Title Sensitivity of subglacial Lake Vostok's flow regime on environmental parameters
Author Thoma, M.; Mayer, C.; Grosfeld, K.
Author Affil Thoma, M., Alfred Wegener Institute for Polar and Marine Research, Bremerhaven, Federal Republic of Germany. Other: Bayerische Akademie der Wissenschaften, Federal Republic of Germany
Source Earth and Planetary Science Letters, 269(1-2), p.242-247, . Publisher: Elsevier, Amsterdam, Netherlands. ISSN: 0012- 821X
Publication Date May 15, 2008
Notes In English. 47 refs. Ant. Acc. No: 84590. CRREL Acc. No: 62006647
Index Terms buoyancy; freezing; freezing rate; temperature gradients; glacial geology; ice; ice sheets; lakes; lake ice; melting; meltwater; models; salinity; temperature; thickness; Antarctica--Lake Vostok; Antarctica; circulation; depth; geothermal gradient; heat flow; International Polar Year 2007-08; IPY 2007-08 Research Publications; Lake Vostok; numerical models; rates; subglacial lakes; three-dimensional models
Abstract Subglacial lakes provide unique habitats, but the exact nature of physical and geochemical conditions are still a matter of debate and await direct sampling of water. Due to its isolation from external atmospheric forcing other environmental parameters influence the flow characteristics within the lake. In this study we use an improved treatment of the physical processes at the ice-water boundary interface to identify and quantify the impact of (1) the geothermal heat flux, (2) the heat flux from the lake into the ice, (3) the influence of the salinity of the lake water, and (4) the ice thickness on the size of the freezing area and the freeze/melt rates. We show that the modelled basal mass imbalance (that is the produced melt water minus the re-frozen water) depends on the geothermal heating as well as the heat flux into the ice. The circulation and the temperature distribution within subglacial Lake Vostok are rather stable against variations of geothermal heat flux, heat flux into the ice sheet, salinity of the lake, and small changes of the ice thickness above the lake. However, the flow regime for any subglacial lake with less than 2000 m ice thickness above, will be substantially different from those that experience higher pressures. This is because the buoyancy-temperature relationship reverses at this depth.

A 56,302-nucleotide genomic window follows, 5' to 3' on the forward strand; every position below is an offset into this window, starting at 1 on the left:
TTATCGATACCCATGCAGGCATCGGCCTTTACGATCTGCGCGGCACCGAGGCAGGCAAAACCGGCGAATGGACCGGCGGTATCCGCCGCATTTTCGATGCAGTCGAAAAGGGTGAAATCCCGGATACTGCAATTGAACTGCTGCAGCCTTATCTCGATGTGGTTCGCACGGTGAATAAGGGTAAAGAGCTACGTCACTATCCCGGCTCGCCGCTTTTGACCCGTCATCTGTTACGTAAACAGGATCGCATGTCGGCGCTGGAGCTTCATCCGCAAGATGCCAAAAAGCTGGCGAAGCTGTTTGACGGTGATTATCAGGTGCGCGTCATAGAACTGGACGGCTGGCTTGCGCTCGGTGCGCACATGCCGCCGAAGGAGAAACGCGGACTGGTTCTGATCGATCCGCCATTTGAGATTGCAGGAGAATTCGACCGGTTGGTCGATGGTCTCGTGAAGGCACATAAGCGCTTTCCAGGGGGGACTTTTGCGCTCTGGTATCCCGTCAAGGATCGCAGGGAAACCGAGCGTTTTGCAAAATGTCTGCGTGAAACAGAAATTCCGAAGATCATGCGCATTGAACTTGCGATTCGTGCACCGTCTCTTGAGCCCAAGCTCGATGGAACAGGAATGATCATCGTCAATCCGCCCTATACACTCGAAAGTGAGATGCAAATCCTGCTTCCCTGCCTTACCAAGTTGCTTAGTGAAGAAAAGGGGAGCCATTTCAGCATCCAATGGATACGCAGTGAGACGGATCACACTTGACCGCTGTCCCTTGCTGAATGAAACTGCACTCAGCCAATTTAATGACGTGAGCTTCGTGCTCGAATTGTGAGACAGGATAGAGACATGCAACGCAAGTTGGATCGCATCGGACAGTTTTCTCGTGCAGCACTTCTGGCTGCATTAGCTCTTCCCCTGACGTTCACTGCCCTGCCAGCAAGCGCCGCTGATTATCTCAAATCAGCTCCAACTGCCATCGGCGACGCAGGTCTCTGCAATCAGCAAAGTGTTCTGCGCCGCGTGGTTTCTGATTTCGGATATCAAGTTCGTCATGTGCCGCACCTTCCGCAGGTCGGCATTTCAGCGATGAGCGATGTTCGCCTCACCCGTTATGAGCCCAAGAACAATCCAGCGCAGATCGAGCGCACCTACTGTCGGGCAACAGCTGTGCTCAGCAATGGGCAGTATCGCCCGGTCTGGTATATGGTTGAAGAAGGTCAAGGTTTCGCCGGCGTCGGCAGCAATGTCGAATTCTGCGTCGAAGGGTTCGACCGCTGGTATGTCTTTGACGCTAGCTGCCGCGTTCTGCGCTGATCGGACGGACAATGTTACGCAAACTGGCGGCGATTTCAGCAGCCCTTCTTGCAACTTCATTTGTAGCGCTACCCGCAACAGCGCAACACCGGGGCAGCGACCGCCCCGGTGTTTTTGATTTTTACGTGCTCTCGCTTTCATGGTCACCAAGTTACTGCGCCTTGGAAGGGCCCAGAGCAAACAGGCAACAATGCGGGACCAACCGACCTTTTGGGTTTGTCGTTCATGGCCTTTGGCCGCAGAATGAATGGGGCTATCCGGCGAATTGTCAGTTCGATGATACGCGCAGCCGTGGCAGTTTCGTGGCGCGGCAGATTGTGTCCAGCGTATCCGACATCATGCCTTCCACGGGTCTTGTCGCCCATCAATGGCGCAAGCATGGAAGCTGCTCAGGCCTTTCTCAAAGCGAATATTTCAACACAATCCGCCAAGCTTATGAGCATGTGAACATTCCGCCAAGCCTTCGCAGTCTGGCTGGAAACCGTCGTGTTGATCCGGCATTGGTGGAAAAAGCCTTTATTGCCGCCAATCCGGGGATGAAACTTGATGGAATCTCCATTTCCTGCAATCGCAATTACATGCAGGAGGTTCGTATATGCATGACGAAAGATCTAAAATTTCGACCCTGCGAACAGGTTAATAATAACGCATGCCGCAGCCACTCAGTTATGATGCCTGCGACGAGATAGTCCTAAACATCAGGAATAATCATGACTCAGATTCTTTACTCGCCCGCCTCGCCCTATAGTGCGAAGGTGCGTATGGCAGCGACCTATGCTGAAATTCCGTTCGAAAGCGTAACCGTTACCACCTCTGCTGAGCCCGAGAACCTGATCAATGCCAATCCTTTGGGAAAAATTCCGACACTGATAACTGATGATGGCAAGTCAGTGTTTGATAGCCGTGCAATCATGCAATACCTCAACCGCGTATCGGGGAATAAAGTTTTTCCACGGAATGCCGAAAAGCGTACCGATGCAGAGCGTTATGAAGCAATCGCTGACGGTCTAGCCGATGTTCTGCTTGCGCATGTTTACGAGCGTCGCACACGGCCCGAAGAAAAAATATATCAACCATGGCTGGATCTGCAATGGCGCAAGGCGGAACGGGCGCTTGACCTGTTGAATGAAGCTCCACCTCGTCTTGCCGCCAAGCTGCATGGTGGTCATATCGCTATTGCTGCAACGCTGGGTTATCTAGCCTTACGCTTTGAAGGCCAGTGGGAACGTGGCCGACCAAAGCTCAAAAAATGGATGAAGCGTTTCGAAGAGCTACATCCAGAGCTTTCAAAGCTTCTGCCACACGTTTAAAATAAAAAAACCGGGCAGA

URL http://hdl.handle.net/10.1016/j.epsl.2008.02.023
Publication Type journal article
Record ID 286565